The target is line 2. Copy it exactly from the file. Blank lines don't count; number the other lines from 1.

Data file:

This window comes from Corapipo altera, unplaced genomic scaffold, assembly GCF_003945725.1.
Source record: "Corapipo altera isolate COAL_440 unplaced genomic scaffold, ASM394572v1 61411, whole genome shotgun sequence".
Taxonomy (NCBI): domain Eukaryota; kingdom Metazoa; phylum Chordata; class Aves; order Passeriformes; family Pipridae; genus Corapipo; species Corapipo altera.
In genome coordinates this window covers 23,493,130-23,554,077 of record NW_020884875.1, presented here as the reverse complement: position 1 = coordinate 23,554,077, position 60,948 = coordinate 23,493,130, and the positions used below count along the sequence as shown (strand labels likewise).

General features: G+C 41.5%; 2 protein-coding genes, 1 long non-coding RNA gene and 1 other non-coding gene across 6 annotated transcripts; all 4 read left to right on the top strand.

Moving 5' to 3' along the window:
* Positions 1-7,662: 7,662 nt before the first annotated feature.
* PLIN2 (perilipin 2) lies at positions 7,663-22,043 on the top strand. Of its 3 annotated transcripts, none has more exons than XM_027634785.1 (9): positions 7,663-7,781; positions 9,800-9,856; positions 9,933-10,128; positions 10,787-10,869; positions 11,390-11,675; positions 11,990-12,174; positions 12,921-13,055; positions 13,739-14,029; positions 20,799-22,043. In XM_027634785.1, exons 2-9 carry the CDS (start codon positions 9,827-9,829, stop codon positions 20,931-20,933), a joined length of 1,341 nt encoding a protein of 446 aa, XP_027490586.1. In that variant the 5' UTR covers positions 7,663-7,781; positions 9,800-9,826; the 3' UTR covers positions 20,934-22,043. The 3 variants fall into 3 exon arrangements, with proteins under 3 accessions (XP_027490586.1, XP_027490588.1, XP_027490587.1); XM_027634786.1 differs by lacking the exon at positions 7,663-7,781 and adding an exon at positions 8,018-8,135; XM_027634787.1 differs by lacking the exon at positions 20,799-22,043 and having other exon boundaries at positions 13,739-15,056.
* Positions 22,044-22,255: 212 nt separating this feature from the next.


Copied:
Source record: "Corapipo altera isolate COAL_440 unplaced genomic scaffold, ASM394572v1 61411, whole genome shotgun sequence".